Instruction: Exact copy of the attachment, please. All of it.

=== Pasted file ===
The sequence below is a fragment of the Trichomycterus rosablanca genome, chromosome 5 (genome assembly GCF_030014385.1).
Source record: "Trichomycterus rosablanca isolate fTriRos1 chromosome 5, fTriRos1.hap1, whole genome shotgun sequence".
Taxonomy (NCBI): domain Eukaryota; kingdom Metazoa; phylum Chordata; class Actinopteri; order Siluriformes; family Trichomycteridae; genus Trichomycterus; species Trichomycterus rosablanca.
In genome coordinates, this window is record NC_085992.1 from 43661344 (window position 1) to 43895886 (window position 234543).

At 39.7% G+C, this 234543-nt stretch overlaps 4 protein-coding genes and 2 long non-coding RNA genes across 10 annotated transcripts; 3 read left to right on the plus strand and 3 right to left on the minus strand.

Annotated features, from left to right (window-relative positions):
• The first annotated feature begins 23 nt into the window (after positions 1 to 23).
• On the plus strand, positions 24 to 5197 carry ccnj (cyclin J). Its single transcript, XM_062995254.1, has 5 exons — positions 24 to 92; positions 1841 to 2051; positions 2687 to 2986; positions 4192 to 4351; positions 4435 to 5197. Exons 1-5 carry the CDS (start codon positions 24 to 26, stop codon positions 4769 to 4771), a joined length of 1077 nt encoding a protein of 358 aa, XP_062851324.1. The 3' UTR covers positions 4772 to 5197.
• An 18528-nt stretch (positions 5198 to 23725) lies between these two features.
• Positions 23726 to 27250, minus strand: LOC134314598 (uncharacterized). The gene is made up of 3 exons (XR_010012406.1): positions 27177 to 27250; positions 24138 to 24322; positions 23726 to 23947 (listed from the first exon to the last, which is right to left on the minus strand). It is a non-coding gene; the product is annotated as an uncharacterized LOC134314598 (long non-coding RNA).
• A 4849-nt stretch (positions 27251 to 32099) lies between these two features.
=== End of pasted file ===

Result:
The sequence below is a fragment of the Trichomycterus rosablanca genome, chromosome 5 (genome assembly GCF_030014385.1).
Source record: "Trichomycterus rosablanca isolate fTriRos1 chromosome 5, fTriRos1.hap1, whole genome shotgun sequence".
Taxonomy (NCBI): domain Eukaryota; kingdom Metazoa; phylum Chordata; class Actinopteri; order Siluriformes; family Trichomycteridae; genus Trichomycterus; species Trichomycterus rosablanca.
In genome coordinates, this window is record NC_085992.1 from 43661344 (window position 1) to 43895886 (window position 234543).

At 39.7% G+C, this 234543-nt stretch overlaps 4 protein-coding genes and 2 long non-coding RNA genes across 10 annotated transcripts; 3 read left to right on the plus strand and 3 right to left on the minus strand.

Annotated features, from left to right (window-relative positions):
• The first annotated feature begins 23 nt into the window (after positions 1 to 23).
• On the plus strand, positions 24 to 5197 carry ccnj (cyclin J). Its single transcript, XM_062995254.1, has 5 exons — positions 24 to 92; positions 1841 to 2051; positions 2687 to 2986; positions 4192 to 4351; positions 4435 to 5197. Exons 1-5 carry the CDS (start codon positions 24 to 26, stop codon positions 4769 to 4771), a joined length of 1077 nt encoding a protein of 358 aa, XP_062851324.1. The 3' UTR covers positions 4772 to 5197.
• An 18528-nt stretch (positions 5198 to 23725) lies between these two features.
• Positions 23726 to 27250, minus strand: LOC134314598 (uncharacterized). The gene is made up of 3 exons (XR_010012406.1): positions 27177 to 27250; positions 24138 to 24322; positions 23726 to 23947 (listed from the first exon to the last, which is right to left on the minus strand). It is a non-coding gene; the product is annotated as an uncharacterized LOC134314598 (long non-coding RNA).
• A 4849-nt stretch (positions 27251 to 32099) lies between these two features.